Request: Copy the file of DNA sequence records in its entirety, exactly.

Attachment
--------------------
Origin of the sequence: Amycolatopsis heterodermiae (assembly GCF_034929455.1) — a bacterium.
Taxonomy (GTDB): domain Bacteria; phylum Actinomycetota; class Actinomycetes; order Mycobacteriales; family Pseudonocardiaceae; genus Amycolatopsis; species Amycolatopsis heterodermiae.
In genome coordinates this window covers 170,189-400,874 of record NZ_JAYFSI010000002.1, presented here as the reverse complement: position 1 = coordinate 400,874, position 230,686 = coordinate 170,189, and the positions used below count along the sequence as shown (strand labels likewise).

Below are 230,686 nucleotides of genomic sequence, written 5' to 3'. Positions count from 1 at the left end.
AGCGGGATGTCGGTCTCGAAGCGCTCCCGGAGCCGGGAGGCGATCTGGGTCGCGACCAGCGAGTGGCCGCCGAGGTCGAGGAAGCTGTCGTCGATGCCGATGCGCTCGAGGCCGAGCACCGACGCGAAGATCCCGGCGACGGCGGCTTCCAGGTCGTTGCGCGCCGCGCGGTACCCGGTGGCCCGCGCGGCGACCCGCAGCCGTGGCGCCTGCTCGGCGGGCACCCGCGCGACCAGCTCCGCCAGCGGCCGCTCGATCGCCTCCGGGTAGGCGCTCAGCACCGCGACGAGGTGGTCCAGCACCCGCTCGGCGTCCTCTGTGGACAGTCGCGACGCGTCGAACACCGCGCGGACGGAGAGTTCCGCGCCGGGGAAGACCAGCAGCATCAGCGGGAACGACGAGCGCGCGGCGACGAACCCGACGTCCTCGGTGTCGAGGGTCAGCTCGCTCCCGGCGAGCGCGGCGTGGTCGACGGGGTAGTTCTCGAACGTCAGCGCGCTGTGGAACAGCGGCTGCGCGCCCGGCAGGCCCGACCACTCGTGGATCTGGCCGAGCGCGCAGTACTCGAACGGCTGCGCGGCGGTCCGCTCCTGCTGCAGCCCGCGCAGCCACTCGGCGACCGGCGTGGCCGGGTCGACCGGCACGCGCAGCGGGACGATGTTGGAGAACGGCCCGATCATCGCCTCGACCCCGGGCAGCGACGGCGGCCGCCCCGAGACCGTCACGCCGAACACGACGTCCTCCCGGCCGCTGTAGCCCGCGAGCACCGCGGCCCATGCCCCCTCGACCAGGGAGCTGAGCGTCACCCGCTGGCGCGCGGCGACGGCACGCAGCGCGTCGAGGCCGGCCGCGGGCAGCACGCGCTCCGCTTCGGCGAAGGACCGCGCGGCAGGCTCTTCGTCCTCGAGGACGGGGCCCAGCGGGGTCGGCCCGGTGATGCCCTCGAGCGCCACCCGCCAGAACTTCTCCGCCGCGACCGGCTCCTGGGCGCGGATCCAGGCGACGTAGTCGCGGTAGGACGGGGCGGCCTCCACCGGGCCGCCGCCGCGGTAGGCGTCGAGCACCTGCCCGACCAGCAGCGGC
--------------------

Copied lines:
Origin of the sequence: Amycolatopsis heterodermiae (assembly GCF_034929455.1) — a bacterium.
Taxonomy (GTDB): domain Bacteria; phylum Actinomycetota; class Actinomycetes; order Mycobacteriales; family Pseudonocardiaceae; genus Amycolatopsis; species Amycolatopsis heterodermiae.
In genome coordinates this window covers 170,189-400,874 of record NZ_JAYFSI010000002.1, presented here as the reverse complement: position 1 = coordinate 400,874, position 230,686 = coordinate 170,189, and the positions used below count along the sequence as shown (strand labels likewise).

Below are 230,686 nucleotides of genomic sequence, written 5' to 3'. Positions count from 1 at the left end.
AGCGGGATGTCGGTCTCGAAGCGCTCCCGGAGCCGGGAGGCGATCTGGGTCGCGACCAGCGAGTGGCCGCCGAGGTCGAGGAAGCTGTCGTCGATGCCGATGCGCTCGAGGCCGAGCACCGACGCGAAGATCCCGGCGACGGCGGCTTCCAGGTCGTTGCGCGCCGCGCGGTACCCGGTGGCCCGCGCGGCGACCCGCAGCCGTGGCGCCTGCTCGGCGGGCACCCGCGCGACCAGCTCCGCCAGCGGCCGCTCGATCGCCTCCGGGTAGGCGCTCAGCACCGCGACGAGGTGGTCCAGCACCCGCTCGGCGTCCTCTGTGGACAGTCGCGACGCGTCGAACACCGCGCGGACGGAGAGTTCCGCGCCGGGGAAGACCAGCAGCATCAGCGGGAACGACGAGCGCGCGGCGACGAACCCGACGTCCTCGGTGTCGAGGGTCAGCTCGCTCCCGGCGAGCGCGGCGTGGTCGACGGGGTAGTTCTCGAACGTCAGCGCGCTGTGGAACAGCGGCTGCGCGCCCGGCAGGCCCGACCACTCGTGGATCTGGCCGAGCGCGCAGTACTCGAACGGCTGCGCGGCGGTCCGCTCCTGCTGCAGCCCGCGCAGCCACTCGGCGACCGGCGTGGCCGGGTCGACCGGCACGCGCAGCGGGACGATGTTGGAGAACGGCCCGATCATCGCCTCGACCCCGGGCAGCGACGGCGGCCGCCCCGAGACCGTCACGCCGAACACGACGTCCTCCCGGCCGCTGTAGCCCGCGAGCACCGCGGCCCATGCCCCCTCGACCAGGGAGCTGAGCGTCACCCGCTGGCGCGCGGCGACGGCACGCAGCGCGTCGAGGCCGGCCGCGGGCAGCACGCGCTCCGCTTCGGCGAAGGACCGCGCGGCAGGCTCTTCGTCCTCGAGGACGGGGCCCAGCGGGGTCGGCCCGGTGATGCCCTCGAGCGCCACCCGCCAGAACTTCTCCGCCGCGACCGGCTCCTGGGCGCGGATCCAGGCGACGTAGTCGCGGTAGGACGGGGCGGCCTCCACCGGGCCGCCGCCGCGGTAGGCGTCGAGCACCTGCCCGACCAGCAGCGGC